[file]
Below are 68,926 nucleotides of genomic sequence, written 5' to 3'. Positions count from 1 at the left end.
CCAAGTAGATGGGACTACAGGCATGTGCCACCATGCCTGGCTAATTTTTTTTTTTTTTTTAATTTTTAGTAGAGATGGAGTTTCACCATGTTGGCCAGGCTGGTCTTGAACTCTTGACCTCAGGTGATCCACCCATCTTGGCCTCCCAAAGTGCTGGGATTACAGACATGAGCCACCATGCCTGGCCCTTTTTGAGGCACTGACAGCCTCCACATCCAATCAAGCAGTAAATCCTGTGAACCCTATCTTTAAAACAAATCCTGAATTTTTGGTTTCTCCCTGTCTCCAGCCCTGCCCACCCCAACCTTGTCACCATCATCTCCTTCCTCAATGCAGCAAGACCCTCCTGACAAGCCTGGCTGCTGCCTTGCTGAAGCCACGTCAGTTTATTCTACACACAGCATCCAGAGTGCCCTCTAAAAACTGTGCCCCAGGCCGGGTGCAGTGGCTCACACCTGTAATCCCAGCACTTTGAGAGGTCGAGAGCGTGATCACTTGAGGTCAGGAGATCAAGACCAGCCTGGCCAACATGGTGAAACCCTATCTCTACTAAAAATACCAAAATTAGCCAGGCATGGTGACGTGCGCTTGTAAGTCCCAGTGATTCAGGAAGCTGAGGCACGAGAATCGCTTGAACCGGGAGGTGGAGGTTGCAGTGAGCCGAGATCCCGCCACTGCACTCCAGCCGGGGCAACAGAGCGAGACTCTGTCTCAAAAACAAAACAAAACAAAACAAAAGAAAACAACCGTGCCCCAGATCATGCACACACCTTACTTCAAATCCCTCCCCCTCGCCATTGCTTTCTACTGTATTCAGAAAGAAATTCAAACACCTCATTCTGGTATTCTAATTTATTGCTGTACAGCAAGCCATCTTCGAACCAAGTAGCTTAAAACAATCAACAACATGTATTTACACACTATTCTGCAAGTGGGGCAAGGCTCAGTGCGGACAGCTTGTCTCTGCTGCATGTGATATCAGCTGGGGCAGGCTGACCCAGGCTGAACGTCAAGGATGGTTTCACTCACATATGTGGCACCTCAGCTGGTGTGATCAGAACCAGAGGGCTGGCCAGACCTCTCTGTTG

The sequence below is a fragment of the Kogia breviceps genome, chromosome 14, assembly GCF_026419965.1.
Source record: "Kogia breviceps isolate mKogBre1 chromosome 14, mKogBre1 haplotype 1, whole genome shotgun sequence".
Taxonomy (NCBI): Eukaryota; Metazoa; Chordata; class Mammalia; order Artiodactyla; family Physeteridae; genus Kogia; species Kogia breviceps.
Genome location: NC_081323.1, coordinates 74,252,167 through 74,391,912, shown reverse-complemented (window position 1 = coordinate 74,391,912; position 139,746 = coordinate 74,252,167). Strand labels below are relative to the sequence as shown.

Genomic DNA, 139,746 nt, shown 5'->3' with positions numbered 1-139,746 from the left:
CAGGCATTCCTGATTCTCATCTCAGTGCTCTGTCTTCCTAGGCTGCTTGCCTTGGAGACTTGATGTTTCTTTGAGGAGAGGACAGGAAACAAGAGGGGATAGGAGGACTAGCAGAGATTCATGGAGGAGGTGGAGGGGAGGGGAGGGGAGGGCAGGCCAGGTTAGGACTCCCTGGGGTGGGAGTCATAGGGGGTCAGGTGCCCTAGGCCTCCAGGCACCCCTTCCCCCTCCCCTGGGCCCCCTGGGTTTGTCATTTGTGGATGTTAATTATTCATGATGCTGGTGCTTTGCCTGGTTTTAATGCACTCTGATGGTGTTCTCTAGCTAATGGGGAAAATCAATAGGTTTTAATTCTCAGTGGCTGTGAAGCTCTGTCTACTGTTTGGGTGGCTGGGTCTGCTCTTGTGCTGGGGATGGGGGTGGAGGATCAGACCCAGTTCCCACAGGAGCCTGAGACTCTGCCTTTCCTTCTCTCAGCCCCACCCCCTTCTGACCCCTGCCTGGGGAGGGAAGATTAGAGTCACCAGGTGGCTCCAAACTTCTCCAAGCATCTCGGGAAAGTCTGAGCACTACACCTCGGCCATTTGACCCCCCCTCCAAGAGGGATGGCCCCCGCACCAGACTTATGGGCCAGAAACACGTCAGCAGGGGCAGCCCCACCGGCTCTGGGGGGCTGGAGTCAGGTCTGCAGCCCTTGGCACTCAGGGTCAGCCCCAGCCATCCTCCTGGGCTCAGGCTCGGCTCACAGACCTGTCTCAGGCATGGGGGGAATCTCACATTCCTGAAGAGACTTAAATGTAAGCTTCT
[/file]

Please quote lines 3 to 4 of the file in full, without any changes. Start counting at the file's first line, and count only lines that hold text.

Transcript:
The sequence below is a fragment of the Kogia breviceps genome, chromosome 14, assembly GCF_026419965.1.
Source record: "Kogia breviceps isolate mKogBre1 chromosome 14, mKogBre1 haplotype 1, whole genome shotgun sequence".